One of the most important reasons to make a will is to name your executor -- sometimes called a "personal representative" in Indiana. After your death, your executor's primary job is to protect your property until any debts and taxes have been paid, and then transfer what's left to those who are entitled to it.
Every state has some rules about who may serve as the executor of an estate that goes through probate. Here are the requirements in Indiana.
Your executor must be:
Many states prohibit people who have felony convictions from serving as executor. In Indiana, you cannot name an executor who has been convicted of a felony under any federal or state law.
In addition to the restrictions above, an Indiana probate court will reject a potential executor found to be "unsuitable." It's highly unlikely, but if a question arises about the qualifications of the person you've named as your executor, the court will hold a formal hearing in front of everyone with an interest in your estate -- such as your spouse, heirs, creditors, and other potential executors. At the hearing, a judge will determine who is best suited to serve as executor and terminate any appointment found to be improper. A physical illness, impairment, or infirmity by itself won't disqualify someone from serving.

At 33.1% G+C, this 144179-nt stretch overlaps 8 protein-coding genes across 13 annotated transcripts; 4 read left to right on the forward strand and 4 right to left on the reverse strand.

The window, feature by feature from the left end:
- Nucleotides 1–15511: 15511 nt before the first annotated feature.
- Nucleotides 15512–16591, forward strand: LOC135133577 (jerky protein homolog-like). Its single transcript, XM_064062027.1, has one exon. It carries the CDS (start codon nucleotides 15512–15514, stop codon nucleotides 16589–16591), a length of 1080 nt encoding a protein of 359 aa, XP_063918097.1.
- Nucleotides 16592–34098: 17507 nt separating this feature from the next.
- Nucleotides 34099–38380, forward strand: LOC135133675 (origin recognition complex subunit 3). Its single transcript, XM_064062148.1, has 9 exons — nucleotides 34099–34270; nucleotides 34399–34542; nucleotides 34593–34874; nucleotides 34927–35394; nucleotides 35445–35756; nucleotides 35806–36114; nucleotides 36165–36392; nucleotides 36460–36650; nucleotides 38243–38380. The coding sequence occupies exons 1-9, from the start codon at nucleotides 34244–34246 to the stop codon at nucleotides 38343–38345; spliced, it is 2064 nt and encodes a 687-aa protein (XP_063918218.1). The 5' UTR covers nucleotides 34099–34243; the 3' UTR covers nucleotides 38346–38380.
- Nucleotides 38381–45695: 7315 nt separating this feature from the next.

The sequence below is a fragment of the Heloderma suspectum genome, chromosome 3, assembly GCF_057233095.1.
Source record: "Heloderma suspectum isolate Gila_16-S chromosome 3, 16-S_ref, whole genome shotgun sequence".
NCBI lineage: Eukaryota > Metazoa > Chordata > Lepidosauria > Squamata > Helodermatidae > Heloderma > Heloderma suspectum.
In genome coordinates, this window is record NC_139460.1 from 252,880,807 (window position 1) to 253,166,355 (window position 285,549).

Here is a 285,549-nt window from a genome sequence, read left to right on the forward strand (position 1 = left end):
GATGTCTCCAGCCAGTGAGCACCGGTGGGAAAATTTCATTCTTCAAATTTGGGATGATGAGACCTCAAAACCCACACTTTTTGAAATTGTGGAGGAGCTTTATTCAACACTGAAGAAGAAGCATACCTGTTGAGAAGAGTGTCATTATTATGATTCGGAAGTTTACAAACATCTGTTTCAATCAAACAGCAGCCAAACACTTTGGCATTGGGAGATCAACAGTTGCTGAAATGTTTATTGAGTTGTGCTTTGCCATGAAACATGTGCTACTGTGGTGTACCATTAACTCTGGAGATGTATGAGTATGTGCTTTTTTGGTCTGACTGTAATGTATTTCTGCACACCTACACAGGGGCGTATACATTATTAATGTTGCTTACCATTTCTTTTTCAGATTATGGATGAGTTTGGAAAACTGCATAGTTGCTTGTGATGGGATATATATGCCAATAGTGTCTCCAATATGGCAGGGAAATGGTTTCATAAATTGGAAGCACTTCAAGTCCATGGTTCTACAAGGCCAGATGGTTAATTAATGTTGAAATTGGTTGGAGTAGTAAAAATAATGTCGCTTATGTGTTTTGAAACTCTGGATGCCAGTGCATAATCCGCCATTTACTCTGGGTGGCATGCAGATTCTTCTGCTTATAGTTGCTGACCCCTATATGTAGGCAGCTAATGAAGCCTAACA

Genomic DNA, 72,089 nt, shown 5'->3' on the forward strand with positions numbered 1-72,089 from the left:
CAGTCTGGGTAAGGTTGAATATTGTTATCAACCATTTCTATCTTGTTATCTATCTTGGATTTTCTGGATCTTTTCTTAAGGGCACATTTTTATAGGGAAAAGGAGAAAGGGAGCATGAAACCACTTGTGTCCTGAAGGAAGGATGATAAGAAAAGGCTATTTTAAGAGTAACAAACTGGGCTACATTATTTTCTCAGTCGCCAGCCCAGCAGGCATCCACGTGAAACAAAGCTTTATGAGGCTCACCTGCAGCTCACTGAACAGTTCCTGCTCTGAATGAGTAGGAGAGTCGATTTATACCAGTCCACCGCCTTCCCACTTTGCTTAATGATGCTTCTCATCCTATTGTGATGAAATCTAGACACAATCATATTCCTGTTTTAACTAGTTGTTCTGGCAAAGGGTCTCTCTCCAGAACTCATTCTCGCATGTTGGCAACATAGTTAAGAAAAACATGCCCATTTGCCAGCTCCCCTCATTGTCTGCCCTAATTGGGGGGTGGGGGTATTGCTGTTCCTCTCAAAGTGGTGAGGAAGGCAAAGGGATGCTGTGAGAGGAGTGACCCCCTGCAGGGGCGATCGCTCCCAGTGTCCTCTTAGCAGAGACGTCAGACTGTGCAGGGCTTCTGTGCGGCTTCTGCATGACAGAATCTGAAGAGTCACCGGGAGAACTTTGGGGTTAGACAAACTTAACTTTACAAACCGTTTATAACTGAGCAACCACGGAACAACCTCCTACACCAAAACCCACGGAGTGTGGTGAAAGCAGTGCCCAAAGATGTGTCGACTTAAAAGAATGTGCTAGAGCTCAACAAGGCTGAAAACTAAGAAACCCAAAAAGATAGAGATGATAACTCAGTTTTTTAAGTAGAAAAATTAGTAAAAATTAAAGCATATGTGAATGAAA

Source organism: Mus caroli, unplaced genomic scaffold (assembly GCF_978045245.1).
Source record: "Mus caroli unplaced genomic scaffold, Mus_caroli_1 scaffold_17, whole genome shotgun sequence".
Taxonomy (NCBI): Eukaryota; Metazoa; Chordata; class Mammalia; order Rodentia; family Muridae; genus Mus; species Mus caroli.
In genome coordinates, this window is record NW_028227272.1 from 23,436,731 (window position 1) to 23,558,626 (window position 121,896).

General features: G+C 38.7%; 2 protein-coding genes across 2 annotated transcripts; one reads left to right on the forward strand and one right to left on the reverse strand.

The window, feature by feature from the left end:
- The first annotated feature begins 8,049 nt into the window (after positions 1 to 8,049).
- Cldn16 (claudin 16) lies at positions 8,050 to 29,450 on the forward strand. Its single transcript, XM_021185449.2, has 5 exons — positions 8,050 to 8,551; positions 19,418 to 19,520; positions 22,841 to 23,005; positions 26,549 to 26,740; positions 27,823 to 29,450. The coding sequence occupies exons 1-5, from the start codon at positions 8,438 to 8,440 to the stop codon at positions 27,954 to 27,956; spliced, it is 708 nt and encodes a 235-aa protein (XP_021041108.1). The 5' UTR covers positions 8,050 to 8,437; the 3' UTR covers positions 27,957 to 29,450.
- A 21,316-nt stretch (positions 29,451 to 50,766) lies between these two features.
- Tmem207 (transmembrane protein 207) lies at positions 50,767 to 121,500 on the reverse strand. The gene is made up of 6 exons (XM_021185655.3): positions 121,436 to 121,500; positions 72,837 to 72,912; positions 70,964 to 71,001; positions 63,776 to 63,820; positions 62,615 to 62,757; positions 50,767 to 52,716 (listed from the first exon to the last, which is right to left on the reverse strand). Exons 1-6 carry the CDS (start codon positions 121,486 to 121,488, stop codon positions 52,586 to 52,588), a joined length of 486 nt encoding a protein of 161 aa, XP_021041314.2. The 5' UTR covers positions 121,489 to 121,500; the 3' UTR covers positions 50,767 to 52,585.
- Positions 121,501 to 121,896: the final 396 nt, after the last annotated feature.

(See Ind. Code Ann. § § 29-1-10-1, 29-1-10-6.)
While you can name a corporation based in Indiana as your executor, it must be authorized to act as fiduciary in the state. That said, think carefully before appointing a bank or trust company to represent your estate. It's almost always best to name an individual; consider an institution only if you don't know anyone you trust enough to serve or your estate is very large and complex. (See Ind. Code Ann. § § 29-1-10-1, 29-1-10-6.)
For practical reasons, it's smart to name an executor who lives near you. Your executor may have to handle day-to-day matters for weeks, months, or sometimes longer. If you must appoint an executor who lives far away, you should know the requirements Indiana imposes on out-of-state representatives.
In Indiana, a nonresident can serve as your executor if you appoint an in-state coexecutor and the nonresident posts bond. A nonresident can serve alone if he or she posts bond and files a written notice accepting the appointment and naming an in-state agent to accept legal papers. (Ind. Code Ann. § 29-1-10-1.)
For more information about choosing your executor and making your will, see the Wills section of Nolo.com.